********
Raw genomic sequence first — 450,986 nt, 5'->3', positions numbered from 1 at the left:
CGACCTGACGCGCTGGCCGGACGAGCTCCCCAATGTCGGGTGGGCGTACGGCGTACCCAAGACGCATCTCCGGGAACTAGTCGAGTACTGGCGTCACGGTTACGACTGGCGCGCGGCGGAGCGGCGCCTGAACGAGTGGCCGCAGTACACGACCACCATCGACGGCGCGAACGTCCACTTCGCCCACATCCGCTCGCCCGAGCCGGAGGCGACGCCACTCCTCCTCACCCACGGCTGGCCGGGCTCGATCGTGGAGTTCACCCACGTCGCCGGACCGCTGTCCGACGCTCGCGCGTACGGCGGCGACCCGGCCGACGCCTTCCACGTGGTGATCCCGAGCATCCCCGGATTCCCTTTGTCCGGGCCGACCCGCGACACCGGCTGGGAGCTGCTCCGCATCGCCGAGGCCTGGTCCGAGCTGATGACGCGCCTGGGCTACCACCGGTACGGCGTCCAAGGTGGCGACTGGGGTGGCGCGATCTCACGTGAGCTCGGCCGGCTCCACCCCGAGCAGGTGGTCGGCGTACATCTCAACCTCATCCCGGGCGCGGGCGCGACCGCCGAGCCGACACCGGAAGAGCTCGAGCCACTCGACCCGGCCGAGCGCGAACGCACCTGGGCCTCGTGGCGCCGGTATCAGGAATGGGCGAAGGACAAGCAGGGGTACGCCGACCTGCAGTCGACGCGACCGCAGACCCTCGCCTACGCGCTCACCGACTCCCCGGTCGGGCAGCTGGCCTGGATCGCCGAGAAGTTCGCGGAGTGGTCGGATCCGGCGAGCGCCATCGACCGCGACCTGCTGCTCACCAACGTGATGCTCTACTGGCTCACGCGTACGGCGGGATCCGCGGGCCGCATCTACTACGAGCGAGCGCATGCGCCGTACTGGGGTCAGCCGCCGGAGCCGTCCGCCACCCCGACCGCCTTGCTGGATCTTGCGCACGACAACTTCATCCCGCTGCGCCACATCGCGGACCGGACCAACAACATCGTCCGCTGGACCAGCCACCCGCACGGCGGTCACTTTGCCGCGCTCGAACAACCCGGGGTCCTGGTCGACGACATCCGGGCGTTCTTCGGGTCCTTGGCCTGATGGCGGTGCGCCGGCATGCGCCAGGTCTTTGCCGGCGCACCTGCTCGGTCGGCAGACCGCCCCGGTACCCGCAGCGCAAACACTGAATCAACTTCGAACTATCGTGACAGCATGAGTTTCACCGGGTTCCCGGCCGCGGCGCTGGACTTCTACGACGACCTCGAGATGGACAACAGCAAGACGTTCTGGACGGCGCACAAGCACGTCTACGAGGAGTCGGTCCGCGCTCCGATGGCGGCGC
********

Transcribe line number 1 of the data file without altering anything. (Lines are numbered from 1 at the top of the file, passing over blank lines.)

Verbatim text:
Raw genomic sequence first — 450,986 nt, 5'->3', positions numbered from 1 at the left: